PR Tips

Book Marketing Myths

You are working on your first book, and to your delight have net a contract with a royalty publisher. Hurray!

However, you may be puzzled about what  marketing efforts you can expect from that publisher.  Here are a few misconceptions to get rid of, for starters:

Myth: My publisher will do all my book PR for me.

While self-published authors must do all their own publicity, the truth is that even authors who are contracted with a traditional publishing house must do a great deal on their own, especially emerging authors. You may be may be blessed enough to have a publicist assigned to you. I was fortunate with my own books to have had an enthusiastic team which included a print publicist and radio publicist. Also, a traditional publisher will get your book distributed in ways that you can’t easily implement yourself, at least without expense.

But don’t think you can simply hand your publisher the reins, then sit back hoping for exposure and sales. You must actively get involved to help readers find your book and benefit from it.

Myth: My publisher will promote my book as long as it is in print.

Well, yes–if by “promote” you mean include among backlisted titles in their catalog. But the reality is that the strongest marketing push from your publisher will most likely be 3-6 months before your book’s release, and then for about three months afterward. In fact, a Spring book may be old news by Summer, by publishing standards! Ouch! This was a discouragement to me personally, when my book released in April, and a mere three months later was already considered “too old” to be featured at one international book convention.  I did find creative ways to get around that, however, some which I described in a magazine article in Writers Digest, ” Think Outside the Book”.  (I’ll include tips from that article in future posts.)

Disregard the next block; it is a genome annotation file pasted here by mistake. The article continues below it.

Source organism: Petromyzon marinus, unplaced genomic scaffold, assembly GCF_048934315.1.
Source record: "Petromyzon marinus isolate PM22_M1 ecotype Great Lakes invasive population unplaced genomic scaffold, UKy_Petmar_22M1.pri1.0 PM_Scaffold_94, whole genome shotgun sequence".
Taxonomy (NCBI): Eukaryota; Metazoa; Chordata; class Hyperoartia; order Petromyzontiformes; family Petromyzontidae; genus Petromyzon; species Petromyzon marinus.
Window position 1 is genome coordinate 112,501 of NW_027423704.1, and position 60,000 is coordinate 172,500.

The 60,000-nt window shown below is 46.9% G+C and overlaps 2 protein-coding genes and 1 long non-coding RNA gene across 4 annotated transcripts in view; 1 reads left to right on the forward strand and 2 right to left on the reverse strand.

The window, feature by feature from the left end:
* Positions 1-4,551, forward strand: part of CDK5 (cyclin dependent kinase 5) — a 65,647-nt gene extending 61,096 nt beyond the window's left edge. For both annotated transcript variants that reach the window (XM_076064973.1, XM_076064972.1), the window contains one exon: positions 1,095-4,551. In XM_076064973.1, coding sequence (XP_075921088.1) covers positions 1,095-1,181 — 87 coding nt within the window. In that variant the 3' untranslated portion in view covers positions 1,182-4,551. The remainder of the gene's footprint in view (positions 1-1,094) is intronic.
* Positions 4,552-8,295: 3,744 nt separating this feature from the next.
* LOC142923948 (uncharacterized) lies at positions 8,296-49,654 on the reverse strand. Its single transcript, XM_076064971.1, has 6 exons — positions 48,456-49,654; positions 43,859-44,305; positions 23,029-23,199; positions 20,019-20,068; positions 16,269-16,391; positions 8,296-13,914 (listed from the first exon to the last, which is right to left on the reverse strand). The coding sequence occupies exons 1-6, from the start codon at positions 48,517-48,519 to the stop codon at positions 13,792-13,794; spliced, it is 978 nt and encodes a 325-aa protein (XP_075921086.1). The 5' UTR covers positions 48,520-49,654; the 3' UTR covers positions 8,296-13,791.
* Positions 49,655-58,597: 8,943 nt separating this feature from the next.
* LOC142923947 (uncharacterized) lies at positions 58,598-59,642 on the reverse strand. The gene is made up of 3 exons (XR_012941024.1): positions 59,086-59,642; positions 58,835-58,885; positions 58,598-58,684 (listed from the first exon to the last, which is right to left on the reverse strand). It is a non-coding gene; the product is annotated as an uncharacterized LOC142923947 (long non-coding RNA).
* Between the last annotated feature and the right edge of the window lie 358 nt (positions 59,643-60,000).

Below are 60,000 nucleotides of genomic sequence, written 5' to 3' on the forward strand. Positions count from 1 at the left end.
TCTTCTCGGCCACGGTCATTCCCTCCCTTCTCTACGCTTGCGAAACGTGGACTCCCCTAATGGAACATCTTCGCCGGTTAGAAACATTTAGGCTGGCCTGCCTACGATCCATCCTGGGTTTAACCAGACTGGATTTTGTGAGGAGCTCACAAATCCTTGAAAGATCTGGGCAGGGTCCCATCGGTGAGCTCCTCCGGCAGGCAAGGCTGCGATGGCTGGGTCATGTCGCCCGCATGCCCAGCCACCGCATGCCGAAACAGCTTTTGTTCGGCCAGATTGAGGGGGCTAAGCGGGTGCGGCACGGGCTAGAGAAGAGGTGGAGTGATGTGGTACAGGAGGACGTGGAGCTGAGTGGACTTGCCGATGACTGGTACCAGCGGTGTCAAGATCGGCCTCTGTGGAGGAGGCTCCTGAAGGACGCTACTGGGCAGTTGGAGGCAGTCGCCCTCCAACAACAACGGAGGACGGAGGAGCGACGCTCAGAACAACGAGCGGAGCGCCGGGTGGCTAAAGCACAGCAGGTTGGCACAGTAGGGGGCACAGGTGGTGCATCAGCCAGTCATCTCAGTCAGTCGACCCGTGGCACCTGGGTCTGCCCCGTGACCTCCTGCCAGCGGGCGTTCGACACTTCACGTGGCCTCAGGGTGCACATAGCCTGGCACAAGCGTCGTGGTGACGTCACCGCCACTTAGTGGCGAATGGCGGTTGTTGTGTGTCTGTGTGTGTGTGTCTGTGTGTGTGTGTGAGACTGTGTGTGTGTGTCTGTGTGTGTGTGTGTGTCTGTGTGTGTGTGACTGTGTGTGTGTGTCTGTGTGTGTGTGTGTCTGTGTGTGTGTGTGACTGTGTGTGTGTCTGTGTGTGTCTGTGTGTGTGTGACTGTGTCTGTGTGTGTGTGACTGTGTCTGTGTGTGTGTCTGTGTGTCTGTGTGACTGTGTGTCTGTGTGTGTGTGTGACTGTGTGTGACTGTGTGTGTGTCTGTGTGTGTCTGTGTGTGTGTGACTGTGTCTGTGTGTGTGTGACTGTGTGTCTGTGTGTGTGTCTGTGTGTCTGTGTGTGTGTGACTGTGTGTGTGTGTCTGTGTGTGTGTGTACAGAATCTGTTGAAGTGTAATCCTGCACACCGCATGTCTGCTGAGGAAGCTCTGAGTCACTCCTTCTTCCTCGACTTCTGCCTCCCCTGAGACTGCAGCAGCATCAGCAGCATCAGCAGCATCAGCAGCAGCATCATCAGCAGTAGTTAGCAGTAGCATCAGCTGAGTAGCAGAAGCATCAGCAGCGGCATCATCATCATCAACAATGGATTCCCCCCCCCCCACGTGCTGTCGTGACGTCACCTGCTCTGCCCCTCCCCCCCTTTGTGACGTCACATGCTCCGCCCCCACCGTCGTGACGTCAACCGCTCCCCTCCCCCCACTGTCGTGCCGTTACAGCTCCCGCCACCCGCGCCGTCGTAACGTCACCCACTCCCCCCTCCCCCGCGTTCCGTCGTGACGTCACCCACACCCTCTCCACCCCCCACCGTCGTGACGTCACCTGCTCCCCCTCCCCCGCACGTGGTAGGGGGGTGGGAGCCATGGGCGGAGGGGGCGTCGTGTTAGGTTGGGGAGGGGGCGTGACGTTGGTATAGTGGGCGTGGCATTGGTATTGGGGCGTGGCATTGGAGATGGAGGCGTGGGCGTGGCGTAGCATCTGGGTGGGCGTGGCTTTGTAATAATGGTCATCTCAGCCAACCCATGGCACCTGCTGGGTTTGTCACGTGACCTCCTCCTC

Myth: The bigger the publishing house, the more promotion I’ll get.

There is some truth to this. Major publishers are better networked and can be more prestigious, generating more respect for you as an author. You may get interviewed on radio stations simply because you are published by that house. And your book may end up with international distribution (as my book on play has) simply because all books distributed by that house follow those channels.

HOWEVER at the same time “your” publicists at a big house are working on other projects as well. Most efforts are likely to be devoted towards big-name authors who have commanded huge advances, and the publisher must devote more marketing dollars and time to them, not you. Being published in a catalog alongside big-name authors can be a mixed blessing, in that respect.

The good news is that you can utilize the resources of your publishing house by developing your own marketing plan, and sharing that with your publisher. Most critical is for you to develop a plan to reach your targeted audience, which may not be entirely reached by the channels your publisher usually follows. Your publicists may be delighted to have you lead them in new and exciting directions, which may help them sell not just your book but also other books they publish in the same genre.

Myth: Book marketing starts the day my book is released.